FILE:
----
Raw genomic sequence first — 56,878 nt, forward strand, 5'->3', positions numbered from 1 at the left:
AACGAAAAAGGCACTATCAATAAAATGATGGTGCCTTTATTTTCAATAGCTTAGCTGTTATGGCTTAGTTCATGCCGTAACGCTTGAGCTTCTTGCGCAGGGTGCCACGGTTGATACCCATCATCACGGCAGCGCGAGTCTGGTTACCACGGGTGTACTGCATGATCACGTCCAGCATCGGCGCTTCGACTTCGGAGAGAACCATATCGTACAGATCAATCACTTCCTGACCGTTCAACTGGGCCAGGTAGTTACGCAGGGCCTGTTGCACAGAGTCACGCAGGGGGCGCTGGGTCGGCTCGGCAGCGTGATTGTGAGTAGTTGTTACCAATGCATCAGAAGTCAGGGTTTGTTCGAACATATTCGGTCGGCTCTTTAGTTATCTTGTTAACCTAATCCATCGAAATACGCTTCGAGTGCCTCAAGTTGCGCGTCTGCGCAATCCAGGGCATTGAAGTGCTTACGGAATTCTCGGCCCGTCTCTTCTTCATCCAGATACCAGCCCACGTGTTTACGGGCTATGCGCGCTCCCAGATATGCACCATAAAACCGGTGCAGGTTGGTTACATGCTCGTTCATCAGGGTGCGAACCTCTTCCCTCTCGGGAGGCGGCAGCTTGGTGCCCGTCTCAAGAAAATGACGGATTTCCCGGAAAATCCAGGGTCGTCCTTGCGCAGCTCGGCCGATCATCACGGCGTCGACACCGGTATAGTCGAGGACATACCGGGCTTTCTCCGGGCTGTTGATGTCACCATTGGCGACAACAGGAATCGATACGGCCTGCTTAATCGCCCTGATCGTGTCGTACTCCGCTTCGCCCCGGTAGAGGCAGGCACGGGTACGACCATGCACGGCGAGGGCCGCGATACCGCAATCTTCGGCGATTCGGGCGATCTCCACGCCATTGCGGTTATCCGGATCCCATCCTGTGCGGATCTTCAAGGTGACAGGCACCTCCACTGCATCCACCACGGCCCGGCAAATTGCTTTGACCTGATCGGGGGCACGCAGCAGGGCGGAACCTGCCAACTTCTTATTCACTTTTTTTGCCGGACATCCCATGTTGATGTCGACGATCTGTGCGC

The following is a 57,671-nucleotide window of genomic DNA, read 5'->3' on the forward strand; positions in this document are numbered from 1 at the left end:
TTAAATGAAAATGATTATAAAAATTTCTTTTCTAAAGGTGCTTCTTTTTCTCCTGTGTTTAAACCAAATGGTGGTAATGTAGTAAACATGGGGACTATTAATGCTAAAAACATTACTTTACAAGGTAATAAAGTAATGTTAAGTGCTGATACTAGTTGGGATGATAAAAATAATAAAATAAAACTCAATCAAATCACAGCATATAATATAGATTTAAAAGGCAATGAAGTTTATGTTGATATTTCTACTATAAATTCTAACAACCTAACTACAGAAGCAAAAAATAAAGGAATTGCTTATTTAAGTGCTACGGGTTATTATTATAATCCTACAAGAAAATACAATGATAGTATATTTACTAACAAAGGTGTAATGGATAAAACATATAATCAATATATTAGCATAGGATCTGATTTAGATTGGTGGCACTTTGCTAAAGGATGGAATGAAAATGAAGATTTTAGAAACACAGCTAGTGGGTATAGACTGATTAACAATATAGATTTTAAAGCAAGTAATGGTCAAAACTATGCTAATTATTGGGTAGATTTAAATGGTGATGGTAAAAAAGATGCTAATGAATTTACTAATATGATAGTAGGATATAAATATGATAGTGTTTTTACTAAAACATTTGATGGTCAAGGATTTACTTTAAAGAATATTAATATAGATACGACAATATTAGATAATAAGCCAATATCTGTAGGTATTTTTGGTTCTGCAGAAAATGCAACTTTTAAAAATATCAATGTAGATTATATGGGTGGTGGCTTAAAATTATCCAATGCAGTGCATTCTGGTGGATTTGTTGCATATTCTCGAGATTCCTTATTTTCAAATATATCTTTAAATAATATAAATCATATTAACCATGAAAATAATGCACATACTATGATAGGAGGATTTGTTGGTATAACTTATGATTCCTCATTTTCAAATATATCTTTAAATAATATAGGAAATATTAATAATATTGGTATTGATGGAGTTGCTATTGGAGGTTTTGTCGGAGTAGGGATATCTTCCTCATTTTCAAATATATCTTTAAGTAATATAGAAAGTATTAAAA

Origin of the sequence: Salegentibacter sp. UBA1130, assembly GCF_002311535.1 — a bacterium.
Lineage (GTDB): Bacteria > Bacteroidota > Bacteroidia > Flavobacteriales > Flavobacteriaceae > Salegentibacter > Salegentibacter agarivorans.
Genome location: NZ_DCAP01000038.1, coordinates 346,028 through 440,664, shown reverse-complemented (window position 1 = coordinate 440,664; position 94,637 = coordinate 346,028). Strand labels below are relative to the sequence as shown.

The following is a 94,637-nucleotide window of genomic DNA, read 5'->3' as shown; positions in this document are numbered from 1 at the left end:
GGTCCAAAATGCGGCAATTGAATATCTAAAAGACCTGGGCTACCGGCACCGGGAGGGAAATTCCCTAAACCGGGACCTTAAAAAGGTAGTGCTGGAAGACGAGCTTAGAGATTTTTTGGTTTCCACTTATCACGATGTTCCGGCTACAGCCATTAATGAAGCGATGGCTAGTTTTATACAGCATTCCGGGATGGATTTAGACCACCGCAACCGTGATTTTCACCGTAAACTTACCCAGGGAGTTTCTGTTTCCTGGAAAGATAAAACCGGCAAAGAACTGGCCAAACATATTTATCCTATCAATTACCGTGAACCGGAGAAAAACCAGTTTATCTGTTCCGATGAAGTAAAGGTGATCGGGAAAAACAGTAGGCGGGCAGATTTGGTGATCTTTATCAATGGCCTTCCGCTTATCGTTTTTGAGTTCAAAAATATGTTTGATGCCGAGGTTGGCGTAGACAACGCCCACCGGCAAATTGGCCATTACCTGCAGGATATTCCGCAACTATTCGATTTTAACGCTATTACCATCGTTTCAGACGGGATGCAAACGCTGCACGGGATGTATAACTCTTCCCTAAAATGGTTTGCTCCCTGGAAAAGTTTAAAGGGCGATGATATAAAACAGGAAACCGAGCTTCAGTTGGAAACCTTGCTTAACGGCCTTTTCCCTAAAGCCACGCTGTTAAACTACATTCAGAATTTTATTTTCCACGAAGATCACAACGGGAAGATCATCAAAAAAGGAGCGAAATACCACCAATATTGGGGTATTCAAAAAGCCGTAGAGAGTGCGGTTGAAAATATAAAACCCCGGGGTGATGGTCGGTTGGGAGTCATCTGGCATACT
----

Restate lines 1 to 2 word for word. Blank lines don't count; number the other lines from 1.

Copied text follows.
Raw genomic sequence first — 56,878 nt, forward strand, 5'->3', positions numbered from 1 at the left:
AACGAAAAAGGCACTATCAATAAAATGATGGTGCCTTTATTTTCAATAGCTTAGCTGTTATGGCTTAGTTCATGCCGTAACGCTTGAGCTTCTTGCGCAGGGTGCCACGGTTGATACCCATCATCACGGCAGCGCGAGTCTGGTTACCACGGGTGTACTGCATGATCACGTCCAGCATCGGCGCTTCGACTTCGGAGAGAACCATATCGTACAGATCAATCACTTCCTGACCGTTCAACTGGGCCAGGTAGTTACGCAGGGCCTGTTGCACAGAGTCACGCAGGGGGCGCTGGGTCGGCTCGGCAGCGTGATTGTGAGTAGTTGTTACCAATGCATCAGAAGTCAGGGTTTGTTCGAACATATTCGGTCGGCTCTTTAGTTATCTTGTTAACCTAATCCATCGAAATACGCTTCGAGTGCCTCAAGTTGCGCGTCTGCGCAATCCAGGGCATTGAAGTGCTTACGGAATTCTCGGCCCGTCTCTTCTTCATCCAGATACCAGCCCACGTGTTTACGGGCTATGCGCGCTCCCAGATATGCACCATAAAACCGGTGCAGGTTGGTTACATGCTCGTTCATCAGGGTGCGAACCTCTTCCCTCTCGGGAGGCGGCAGCTTGGTGCCCGTCTCAAGAAAATGACGGATTTCCCGGAAAATCCAGGGTCGTCCTTGCGCAGCTCGGCCGATCATCACGGCGTCGACACCGGTATAGTCGAGGACATACCGGGCTTTCTCCGGGCTGTTGATGTCACCATTGGCGACAACAGGAATCGATACGGCCTGCTTAATCGCCCTGATCGTGTCGTACTCCGCTTCGCCCCGGTAGAGGCAGGCACGGGTACGACCATGCACGGCGAGGGCCGCGATACCGCAATCTTCGGCGATTCGGGCGATCTCCACGCCATTGCGGTTATCCGGATCCCATCCTGTGCGGATCTTCAAGGTGACAGGCACCTCCACTGCATCCACCACGGCCCGGCAAATTGCTTTGACCTGATCGGGGGCACGCAGCAGGGCGGAACCTGCCAACTTCTTATTCACTTTTTTTGCCGGACATCCCATGTTGATGTCGACGATCTGTGCGC